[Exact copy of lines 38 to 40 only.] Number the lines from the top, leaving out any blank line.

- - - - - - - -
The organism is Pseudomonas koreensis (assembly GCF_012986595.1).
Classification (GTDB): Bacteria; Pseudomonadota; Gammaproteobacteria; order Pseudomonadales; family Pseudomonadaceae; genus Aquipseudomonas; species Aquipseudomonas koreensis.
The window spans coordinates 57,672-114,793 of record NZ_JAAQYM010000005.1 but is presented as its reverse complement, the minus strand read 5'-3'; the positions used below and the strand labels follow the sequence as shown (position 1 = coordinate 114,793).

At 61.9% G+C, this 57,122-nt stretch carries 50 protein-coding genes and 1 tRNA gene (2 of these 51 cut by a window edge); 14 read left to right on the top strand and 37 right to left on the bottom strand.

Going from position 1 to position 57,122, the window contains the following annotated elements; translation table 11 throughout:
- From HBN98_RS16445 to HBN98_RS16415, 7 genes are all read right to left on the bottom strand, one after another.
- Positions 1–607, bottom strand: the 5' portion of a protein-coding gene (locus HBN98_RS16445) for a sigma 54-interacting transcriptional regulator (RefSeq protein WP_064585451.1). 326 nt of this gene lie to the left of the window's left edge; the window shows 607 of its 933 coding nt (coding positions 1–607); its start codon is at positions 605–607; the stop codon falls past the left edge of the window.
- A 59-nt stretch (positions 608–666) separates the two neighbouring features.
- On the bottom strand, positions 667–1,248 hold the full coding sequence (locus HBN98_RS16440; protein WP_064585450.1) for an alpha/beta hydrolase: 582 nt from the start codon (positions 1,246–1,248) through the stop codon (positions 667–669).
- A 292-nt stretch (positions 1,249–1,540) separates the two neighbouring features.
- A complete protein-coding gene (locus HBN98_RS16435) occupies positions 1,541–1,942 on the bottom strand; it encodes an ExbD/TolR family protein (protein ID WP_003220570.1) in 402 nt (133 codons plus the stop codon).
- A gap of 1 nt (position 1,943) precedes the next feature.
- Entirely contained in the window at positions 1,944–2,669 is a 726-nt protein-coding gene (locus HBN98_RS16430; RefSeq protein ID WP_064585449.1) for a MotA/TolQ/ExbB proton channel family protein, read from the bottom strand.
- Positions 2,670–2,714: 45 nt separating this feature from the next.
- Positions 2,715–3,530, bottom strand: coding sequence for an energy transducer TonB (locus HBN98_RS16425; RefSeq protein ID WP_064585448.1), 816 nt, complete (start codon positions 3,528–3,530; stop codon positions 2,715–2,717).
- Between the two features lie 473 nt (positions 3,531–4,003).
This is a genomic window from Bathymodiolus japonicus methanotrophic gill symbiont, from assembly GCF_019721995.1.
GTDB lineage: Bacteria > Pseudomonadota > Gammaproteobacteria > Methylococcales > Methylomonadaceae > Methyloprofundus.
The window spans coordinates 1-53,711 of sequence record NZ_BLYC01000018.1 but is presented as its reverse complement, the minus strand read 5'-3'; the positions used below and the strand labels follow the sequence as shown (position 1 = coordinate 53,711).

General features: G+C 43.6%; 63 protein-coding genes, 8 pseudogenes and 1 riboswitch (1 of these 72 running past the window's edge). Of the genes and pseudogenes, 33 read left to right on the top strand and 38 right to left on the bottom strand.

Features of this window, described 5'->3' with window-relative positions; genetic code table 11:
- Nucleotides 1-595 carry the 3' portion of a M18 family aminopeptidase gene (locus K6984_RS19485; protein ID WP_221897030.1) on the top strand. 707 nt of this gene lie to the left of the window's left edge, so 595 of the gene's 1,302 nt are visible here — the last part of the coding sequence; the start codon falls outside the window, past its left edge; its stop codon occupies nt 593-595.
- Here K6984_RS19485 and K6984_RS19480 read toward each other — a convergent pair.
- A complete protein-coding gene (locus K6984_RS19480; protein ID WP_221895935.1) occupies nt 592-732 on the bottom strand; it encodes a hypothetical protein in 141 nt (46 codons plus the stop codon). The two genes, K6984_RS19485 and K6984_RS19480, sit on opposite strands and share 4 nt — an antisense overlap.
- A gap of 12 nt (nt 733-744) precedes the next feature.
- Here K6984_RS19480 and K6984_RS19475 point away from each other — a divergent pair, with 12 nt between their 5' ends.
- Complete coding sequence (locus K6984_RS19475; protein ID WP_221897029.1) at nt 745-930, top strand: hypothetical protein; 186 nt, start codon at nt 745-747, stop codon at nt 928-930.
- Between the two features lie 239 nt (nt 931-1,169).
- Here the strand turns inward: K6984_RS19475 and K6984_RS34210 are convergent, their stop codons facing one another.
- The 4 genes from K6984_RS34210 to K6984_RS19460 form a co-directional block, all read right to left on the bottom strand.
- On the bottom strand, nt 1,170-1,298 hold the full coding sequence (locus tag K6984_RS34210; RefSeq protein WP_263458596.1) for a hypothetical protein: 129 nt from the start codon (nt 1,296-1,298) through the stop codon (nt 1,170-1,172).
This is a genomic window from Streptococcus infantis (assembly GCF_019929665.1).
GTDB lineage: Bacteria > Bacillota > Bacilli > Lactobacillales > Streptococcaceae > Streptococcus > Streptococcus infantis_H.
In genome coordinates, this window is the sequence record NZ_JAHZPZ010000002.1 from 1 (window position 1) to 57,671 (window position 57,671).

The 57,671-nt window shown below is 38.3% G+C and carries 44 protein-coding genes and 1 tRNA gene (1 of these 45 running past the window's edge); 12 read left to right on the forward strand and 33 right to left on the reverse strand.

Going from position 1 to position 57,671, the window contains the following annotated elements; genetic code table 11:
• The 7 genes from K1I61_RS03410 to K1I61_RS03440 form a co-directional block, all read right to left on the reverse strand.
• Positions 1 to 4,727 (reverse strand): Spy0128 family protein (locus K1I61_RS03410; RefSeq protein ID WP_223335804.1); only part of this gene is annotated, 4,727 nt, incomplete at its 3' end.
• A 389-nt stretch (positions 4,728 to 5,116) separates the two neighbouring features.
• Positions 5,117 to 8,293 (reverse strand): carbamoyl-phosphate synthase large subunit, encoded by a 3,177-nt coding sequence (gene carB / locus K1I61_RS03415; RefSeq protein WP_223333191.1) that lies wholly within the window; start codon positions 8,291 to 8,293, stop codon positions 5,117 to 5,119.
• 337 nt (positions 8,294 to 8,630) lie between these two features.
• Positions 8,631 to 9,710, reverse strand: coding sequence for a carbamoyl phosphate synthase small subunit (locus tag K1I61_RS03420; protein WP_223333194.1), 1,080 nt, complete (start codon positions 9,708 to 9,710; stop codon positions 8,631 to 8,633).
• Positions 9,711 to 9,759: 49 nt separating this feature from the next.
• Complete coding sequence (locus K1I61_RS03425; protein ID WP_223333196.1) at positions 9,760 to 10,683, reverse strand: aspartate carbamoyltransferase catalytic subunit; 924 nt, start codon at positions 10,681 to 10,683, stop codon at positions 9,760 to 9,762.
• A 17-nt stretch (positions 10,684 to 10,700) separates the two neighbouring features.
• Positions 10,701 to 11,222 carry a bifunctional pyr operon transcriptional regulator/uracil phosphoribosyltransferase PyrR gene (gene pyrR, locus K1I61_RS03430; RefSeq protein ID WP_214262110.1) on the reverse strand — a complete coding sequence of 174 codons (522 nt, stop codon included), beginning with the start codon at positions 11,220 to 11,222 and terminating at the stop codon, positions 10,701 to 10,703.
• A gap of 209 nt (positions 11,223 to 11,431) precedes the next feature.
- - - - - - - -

• Positions 1 to 4,727 (reverse strand): Spy0128 family protein (locus K1I61_RS03410; RefSeq protein ID WP_223335804.1); only part of this gene is annotated, 4,727 nt, incomplete at its 3' end.
• A 389-nt stretch (positions 4,728 to 5,116) separates the two neighbouring features.
• Positions 5,117 to 8,293 (reverse strand): carbamoyl-phosphate synthase large subunit, encoded by a 3,177-nt coding sequence (gene carB / locus K1I61_RS03415; RefSeq protein WP_223333191.1) that lies wholly within the window; start codon positions 8,291 to 8,293, stop codon positions 5,117 to 5,119.